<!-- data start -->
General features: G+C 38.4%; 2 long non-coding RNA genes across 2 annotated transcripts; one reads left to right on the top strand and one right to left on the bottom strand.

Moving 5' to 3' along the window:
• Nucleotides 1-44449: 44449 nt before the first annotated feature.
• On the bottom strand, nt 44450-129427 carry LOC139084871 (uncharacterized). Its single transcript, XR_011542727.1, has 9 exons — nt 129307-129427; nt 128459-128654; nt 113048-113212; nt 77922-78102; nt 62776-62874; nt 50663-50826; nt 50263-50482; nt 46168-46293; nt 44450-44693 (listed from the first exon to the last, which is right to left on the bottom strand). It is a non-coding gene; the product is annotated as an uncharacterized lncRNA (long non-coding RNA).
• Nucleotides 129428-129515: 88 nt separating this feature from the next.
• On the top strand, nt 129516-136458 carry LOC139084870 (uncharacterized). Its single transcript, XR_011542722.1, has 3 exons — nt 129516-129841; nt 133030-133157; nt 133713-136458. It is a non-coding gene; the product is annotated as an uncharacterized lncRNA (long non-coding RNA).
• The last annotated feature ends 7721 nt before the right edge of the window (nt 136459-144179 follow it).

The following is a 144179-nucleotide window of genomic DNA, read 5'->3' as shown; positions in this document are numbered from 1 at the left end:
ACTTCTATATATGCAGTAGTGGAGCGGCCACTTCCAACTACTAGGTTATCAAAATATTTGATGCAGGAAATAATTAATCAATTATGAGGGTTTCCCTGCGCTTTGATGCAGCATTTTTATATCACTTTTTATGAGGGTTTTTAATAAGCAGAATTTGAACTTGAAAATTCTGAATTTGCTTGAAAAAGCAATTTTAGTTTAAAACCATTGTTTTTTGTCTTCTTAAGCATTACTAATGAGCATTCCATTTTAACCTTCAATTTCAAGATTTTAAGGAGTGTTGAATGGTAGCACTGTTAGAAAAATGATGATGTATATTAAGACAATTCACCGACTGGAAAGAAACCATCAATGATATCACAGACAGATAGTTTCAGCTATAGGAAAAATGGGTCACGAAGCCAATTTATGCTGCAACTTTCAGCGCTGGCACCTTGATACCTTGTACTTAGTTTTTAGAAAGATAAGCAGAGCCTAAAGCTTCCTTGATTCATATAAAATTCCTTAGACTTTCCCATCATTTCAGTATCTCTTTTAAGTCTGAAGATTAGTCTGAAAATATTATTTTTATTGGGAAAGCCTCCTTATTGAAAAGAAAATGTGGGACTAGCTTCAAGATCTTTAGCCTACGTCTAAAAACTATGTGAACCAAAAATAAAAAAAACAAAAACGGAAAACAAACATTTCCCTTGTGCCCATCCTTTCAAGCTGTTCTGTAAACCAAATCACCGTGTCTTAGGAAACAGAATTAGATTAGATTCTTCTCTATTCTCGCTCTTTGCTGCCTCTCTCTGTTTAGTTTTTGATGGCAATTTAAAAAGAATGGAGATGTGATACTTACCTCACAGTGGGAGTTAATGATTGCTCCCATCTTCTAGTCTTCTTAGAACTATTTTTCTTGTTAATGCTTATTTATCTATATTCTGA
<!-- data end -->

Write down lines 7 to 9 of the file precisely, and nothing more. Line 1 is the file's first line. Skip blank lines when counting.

• The last annotated feature ends 7721 nt before the right edge of the window (nt 136459-144179 follow it).

The following is a 144179-nucleotide window of genomic DNA, read 5'->3' as shown; positions in this document are numbered from 1 at the left end:
ACTTCTATATATGCAGTAGTGGAGCGGCCACTTCCAACTACTAGGTTATCAAAATATTTGATGCAGGAAATAATTAATCAATTATGAGGGTTTCCCTGCGCTTTGATGCAGCATTTTTATATCACTTTTTATGAGGGTTTTTAATAAGCAGAATTTGAACTTGAAAATTCTGAATTTGCTTGAAAAAGCAATTTTAGTTTAAAACCATTGTTTTTTGTCTTCTTAAGCATTACTAATGAGCATTCCATTTTAACCTTCAATTTCAAGATTTTAAGGAGTGTTGAATGGTAGCACTGTTAGAAAAATGATGATGTATATTAAGACAATTCACCGACTGGAAAGAAACCATCAATGATATCACAGACAGATAGTTTCAGCTATAGGAAAAATGGGTCACGAAGCCAATTTATGCTGCAACTTTCAGCGCTGGCACCTTGATACCTTGTACTTAGTTTTTAGAAAGATAAGCAGAGCCTAAAGCTTCCTTGATTCATATAAAATTCCTTAGACTTTCCCATCATTTCAGTATCTCTTTTAAGTCTGAAGATTAGTCTGAAAATATTATTTTTATTGGGAAAGCCTCCTTATTGAAAAGAAAATGTGGGACTAGCTTCAAGATCTTTAGCCTACGTCTAAAAACTATGTGAACCAAAAATAAAAAAAACAAAAACGGAAAACAAACATTTCCCTTGTGCCCATCCTTTCAAGCTGTTCTGTAAACCAAATCACCGTGTCTTAGGAAACAGAATTAGATTAGATTCTTCTCTATTCTCGCTCTTTGCTGCCTCTCTCTGTTTAGTTTTTGATGGCAATTTAAAAAGAATGGAGATGTGATACTTACCTCACAGTGGGAGTTAATGATTGCTCCCATCTTCTAGTCTTCTTAGAACTATTTTTCTTGTTAATGCTTATTTATCTATATTCTGA